Types of material
  • Motion pictures (Visual works)
  • Sound recordings

Lyons, Louis Martin

Louis Martin Lyons Papers

1918-1980
9 boxes 4.5 linear feet
Call no.: RG 002/3 L96
Image of Louis M. Lyons
Louis M. Lyons

As a journalist with the Boston Globe, a news commentator on WGBH television, and Curator of the Nieman Foundation for Journalism at Harvard, Louis M. Lyons was an important public figure in the New England media for over fifty years. A 1918 graduate of Massachusetts Agricultural College and later trustee of UMass Amherst, Lyons was an vocal advocate for freedom of the press and a highly regarded commentator on the evolving role of media in American society.

The Lyons Papers contain a selection of correspondence, lectures, and transcripts of broadcasts relating primarily to Lyons’ career in television and radio. From the McCarthy era through the end of American involvement in Vietnam, Lyons addressed topics ranging from local news to international events, and the collection offers insight into transformations in American media following the onset of television and reaction both in the media and the public to events such as the assassinations of John F. Kennedy and Martin Luther King, the war in Vietnam, and the social and political turmoil of the 1960s.

Subjects
  • Boston Globe
  • Civil rights movements
  • Freedom of the Press
  • Frost, Robert, 1874-1963
  • Johnson, Lyndon B. (Lyndon Baines), 1908-1973
  • Journalistic ethics
  • Journalists--Massachusetts--Boston
  • Kennedy, John Fitzgerald, 1917-1963
  • King, Martin Luther, Jr., 1929-1968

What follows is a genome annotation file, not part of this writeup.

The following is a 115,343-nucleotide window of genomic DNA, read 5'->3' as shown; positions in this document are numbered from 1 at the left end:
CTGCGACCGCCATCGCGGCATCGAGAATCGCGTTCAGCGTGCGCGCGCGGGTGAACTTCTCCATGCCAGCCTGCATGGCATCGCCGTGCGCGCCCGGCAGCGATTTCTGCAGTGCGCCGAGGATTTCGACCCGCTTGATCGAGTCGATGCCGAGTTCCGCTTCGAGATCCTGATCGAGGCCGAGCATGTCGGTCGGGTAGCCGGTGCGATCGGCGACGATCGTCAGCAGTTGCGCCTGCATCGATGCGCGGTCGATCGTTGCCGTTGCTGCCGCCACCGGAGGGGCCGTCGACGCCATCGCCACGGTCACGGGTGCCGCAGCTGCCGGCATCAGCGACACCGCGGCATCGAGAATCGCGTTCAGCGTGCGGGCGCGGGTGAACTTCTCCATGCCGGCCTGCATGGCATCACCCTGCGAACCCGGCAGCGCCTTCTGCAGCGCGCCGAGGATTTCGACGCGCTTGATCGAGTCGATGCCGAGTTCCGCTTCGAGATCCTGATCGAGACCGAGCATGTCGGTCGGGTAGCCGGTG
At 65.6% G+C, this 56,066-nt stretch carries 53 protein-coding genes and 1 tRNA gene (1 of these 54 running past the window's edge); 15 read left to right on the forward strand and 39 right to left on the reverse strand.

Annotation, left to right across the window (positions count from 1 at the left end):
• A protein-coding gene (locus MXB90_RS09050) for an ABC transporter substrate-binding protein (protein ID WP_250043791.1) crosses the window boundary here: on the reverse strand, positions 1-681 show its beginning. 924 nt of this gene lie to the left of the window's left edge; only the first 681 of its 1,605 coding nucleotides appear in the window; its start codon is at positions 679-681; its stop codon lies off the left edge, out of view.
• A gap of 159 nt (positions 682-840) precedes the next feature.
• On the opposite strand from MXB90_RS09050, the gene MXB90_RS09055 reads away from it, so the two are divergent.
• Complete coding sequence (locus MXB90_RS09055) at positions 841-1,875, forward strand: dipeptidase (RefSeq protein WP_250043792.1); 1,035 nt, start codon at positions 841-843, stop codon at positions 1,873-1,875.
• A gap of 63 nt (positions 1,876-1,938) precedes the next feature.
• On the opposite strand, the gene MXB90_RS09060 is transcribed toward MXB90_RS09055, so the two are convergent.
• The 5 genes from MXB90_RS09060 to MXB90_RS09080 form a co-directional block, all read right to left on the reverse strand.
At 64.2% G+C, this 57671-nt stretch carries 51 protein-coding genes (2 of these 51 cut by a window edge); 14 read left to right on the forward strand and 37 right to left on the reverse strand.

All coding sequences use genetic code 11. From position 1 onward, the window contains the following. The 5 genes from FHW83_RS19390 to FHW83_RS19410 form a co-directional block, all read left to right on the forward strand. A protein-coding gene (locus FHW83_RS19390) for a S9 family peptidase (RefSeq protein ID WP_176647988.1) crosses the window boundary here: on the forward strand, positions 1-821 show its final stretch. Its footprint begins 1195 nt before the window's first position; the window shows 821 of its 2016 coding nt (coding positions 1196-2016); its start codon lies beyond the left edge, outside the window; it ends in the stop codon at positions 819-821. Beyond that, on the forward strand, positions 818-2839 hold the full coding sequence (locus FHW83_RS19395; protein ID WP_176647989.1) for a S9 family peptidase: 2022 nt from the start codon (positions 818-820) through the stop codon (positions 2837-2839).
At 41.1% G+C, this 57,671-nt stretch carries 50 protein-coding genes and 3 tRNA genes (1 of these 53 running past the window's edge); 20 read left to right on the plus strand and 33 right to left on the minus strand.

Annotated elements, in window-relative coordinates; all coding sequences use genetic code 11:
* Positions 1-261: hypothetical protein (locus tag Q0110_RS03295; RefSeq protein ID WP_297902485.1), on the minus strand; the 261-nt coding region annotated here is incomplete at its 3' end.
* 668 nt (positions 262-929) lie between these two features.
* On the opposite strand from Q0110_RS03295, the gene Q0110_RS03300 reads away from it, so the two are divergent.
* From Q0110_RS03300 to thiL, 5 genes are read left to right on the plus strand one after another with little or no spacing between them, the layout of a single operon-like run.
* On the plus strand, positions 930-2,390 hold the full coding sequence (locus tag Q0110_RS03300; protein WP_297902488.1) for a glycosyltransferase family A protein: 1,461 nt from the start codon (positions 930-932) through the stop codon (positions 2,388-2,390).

• Television
  • University of Massachusetts. Trustees
  • Vietnam War, 1961-1975
  • WGBH (Television station : Boston, Mass.)
  • World War, 1914-1918
Contributors
  • Lyons, Louis Martin, 1897-
Types of material
  • Letters (Correspondence)
  • Speeches

Maland, Jeanine

Jeanine Maland Papers

1951-2007
24 boxes 36 linear feet
Call no.: MS 467

Born in 1945 in Iowa, Jeanine Maland attended Iowa State University before enrolling at UMass Amherst to pursue a second bachelor’s degree in women’s studies in 1978. While in Western Massachusetts, Maland continued the advocacy work she began at the Rhode Island Women’s Health Collective. Throughout the 1970s-1990s Maland was involved in countless organizations representing a variety of activist movements from prison reform and labor to disarmament and peace.

Jeanine Maland’s papers represent a wide sampling of the activity and career of a lifelong activist, spanning the years 1951-2007. Although the collection contains limited personal information, these materials reflect Maland’s passion and commitment to social justice and social action. Her interests intersect with a number of the major social movements since the 1960s, ranging from the peace and antinuclear movements to critiques of the growing Prison Industrial Complex. While much of Maland’s activism took place on a local level, her efforts were often coordinated with national and international interests and movements.

Gift of Jeanine Maland, 2005
Subjects
  • Antinuclear movement--Massachusetts
  • Iraq War, 2003-